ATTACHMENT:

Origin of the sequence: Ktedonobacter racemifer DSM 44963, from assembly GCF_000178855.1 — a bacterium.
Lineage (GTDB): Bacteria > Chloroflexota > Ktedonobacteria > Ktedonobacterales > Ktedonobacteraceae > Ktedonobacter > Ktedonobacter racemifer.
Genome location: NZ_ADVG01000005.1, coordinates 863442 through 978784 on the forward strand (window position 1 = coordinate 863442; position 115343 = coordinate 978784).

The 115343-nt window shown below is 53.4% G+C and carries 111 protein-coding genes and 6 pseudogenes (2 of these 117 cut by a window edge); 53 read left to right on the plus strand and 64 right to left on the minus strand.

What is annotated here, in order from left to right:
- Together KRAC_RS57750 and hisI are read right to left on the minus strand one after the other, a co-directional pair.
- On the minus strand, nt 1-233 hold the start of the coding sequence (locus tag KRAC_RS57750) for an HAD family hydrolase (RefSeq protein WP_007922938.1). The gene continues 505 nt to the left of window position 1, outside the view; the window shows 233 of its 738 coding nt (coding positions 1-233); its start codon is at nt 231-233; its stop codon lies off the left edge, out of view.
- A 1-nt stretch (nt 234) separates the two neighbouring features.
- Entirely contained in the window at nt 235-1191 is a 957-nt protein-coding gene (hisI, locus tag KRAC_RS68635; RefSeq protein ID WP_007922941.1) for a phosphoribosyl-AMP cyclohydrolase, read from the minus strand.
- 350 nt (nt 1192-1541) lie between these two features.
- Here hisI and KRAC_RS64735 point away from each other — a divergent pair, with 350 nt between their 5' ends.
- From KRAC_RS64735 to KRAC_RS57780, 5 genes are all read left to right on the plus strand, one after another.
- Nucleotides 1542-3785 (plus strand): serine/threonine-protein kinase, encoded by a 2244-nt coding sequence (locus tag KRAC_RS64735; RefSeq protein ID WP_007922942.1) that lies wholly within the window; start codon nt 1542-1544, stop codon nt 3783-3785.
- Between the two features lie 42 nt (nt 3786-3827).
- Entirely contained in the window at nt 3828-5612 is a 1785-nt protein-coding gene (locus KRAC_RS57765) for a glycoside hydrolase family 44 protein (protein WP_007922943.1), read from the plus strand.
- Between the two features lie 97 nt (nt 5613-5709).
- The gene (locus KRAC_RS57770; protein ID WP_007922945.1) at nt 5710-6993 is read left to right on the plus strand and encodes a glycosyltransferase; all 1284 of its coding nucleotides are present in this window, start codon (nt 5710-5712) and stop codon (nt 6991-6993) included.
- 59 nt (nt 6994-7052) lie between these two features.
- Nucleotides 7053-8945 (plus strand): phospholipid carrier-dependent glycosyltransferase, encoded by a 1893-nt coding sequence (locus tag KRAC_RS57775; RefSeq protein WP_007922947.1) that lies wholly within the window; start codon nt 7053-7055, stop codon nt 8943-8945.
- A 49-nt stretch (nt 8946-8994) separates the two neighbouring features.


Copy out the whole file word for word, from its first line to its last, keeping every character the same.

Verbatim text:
Origin of the sequence: Ktedonobacter racemifer DSM 44963, from assembly GCF_000178855.1 — a bacterium.
Lineage (GTDB): Bacteria > Chloroflexota > Ktedonobacteria > Ktedonobacterales > Ktedonobacteraceae > Ktedonobacter > Ktedonobacter racemifer.
Genome location: NZ_ADVG01000005.1, coordinates 863442 through 978784 on the forward strand (window position 1 = coordinate 863442; position 115343 = coordinate 978784).

The 115343-nt window shown below is 53.4% G+C and carries 111 protein-coding genes and 6 pseudogenes (2 of these 117 cut by a window edge); 53 read left to right on the plus strand and 64 right to left on the minus strand.

What is annotated here, in order from left to right:
- Together KRAC_RS57750 and hisI are read right to left on the minus strand one after the other, a co-directional pair.
- On the minus strand, nt 1-233 hold the start of the coding sequence (locus tag KRAC_RS57750) for an HAD family hydrolase (RefSeq protein WP_007922938.1). The gene continues 505 nt to the left of window position 1, outside the view; the window shows 233 of its 738 coding nt (coding positions 1-233); its start codon is at nt 231-233; its stop codon lies off the left edge, out of view.
- A 1-nt stretch (nt 234) separates the two neighbouring features.
- Entirely contained in the window at nt 235-1191 is a 957-nt protein-coding gene (hisI, locus tag KRAC_RS68635; RefSeq protein ID WP_007922941.1) for a phosphoribosyl-AMP cyclohydrolase, read from the minus strand.
- 350 nt (nt 1192-1541) lie between these two features.
- Here hisI and KRAC_RS64735 point away from each other — a divergent pair, with 350 nt between their 5' ends.
- From KRAC_RS64735 to KRAC_RS57780, 5 genes are all read left to right on the plus strand, one after another.
- Nucleotides 1542-3785 (plus strand): serine/threonine-protein kinase, encoded by a 2244-nt coding sequence (locus tag KRAC_RS64735; RefSeq protein ID WP_007922942.1) that lies wholly within the window; start codon nt 1542-1544, stop codon nt 3783-3785.
- Between the two features lie 42 nt (nt 3786-3827).
- Entirely contained in the window at nt 3828-5612 is a 1785-nt protein-coding gene (locus KRAC_RS57765) for a glycoside hydrolase family 44 protein (protein WP_007922943.1), read from the plus strand.
- Between the two features lie 97 nt (nt 5613-5709).
- The gene (locus KRAC_RS57770; protein ID WP_007922945.1) at nt 5710-6993 is read left to right on the plus strand and encodes a glycosyltransferase; all 1284 of its coding nucleotides are present in this window, start codon (nt 5710-5712) and stop codon (nt 6991-6993) included.
- 59 nt (nt 6994-7052) lie between these two features.
- Nucleotides 7053-8945 (plus strand): phospholipid carrier-dependent glycosyltransferase, encoded by a 1893-nt coding sequence (locus tag KRAC_RS57775; RefSeq protein WP_007922947.1) that lies wholly within the window; start codon nt 7053-7055, stop codon nt 8943-8945.
- A 49-nt stretch (nt 8946-8994) separates the two neighbouring features.